China's Internet crackdown: Anonymous, political intrigue and blackouts

Chinese authorities continue their crackdown of online 'rumors'. Is now the right time to launch an attack on the Great Firewall?
Written by Hana Stewart-Smith, Contributor on

Anonymous has announced its intentions to take down the Great Firewall of China, but while the relationship between Chinese authorities and net users is extremely shaky, is it the right time to declare war?

There is an interesting dialogue emerging in much of China's state-run media this week about the difference between 'free speech' and 'harmful rumours'.

People's Daily has recently released an article entitled "Freedom of Speech does not protect rumors." Unsurprisingly, for a news source often considered to be a government mouthpiece, they are attempting to reinforce the need for China's latest crack downs.

The article says, "how could freedom of speech be defended, if we turn our back on slander? Can we tolerate fake [or] inferior products with the aim of promoting the free market?"

This is the prevailing attitude that is being displayed towards allegedly damaging 'rumours', and these news sites are being used to justify the significant actions being taken by Chinese authorities at the moment.

Liu Zhengrong, a senior official in the State Internet Information Office, told China Dailythat the Internet cannot police itself. He said that Web users weren't necessarily able to distinguish truth from fiction, "requiring government departments and website companies to take measures."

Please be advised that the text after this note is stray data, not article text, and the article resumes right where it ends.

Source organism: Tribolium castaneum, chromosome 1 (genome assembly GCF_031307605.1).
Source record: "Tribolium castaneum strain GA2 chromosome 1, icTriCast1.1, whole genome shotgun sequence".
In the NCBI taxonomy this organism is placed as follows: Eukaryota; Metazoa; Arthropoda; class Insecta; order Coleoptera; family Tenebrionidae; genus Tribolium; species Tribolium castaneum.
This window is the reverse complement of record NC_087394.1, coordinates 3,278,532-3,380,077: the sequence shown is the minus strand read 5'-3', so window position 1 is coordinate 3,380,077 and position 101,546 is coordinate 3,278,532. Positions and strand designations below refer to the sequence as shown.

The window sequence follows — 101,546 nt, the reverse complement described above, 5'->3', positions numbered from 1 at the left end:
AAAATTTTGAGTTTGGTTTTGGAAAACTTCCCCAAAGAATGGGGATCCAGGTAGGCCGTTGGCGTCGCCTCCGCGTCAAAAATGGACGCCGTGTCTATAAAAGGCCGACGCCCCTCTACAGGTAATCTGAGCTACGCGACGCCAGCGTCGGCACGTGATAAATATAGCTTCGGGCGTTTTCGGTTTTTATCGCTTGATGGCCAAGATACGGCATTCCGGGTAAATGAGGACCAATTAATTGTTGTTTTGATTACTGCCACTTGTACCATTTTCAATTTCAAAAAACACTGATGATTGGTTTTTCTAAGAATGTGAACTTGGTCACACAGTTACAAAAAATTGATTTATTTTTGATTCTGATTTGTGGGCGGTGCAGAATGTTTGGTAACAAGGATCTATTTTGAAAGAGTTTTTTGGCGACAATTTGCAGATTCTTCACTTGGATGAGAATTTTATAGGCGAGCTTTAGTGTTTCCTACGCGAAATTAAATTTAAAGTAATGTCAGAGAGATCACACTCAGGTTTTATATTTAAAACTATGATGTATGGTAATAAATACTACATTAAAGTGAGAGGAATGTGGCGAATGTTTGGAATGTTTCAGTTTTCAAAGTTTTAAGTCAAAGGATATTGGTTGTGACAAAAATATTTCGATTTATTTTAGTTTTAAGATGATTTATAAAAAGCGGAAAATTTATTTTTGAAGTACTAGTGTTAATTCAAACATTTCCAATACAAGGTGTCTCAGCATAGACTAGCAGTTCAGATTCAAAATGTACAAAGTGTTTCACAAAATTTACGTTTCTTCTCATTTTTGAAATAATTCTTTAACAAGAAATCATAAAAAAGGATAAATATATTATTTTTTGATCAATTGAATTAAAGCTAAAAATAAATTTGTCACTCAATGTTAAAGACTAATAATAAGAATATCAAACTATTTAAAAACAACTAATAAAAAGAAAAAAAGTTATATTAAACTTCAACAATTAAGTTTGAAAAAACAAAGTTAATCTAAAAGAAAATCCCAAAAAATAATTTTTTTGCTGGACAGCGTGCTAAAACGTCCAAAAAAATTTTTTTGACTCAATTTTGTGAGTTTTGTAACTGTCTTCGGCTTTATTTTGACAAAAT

At first there were rumours being spread about a potential coup in Beijing, and as a direct result 42 Web sites were shut down, and an additional 210,000 messages have been deleted since mid-March. Beijing police have also arrested 1065 suspects.

Commenting functions on Sina and Tencent Weibo were also shut down for 4 days, a stark warning that authorities can intervene whenever they want.

Political scandals

So why has China suddenly become such a hostile environment for web users? Well, to start with, authorities are currently managing the scandal surrounding ousted communist party politician Bo Xilai.

Xilai, the former Chongqing party chief, was officially stripped of his party positions on Tuesday. He and his wife, Gu Kailai, are being investigated over the murder of British businessman Neil Heywood. This is serious news in China, and they are struggling to contain the sudden overload of online commentary.

Ministry of Tofu provided the following analogy to describe the magnitude of this scandal. "It would be like a California governor, a presidential candidate, gets sacked after his police chief, who helped him fight a glorious war on organized crimes in the state, divulged to Chinese diplomats his dirty laundry and a murder masterminded by his wife in exchange for protection."

Chinese netizens jumped on the news, a confirmation of rumours that had been stirring for months, and were quickly stymied.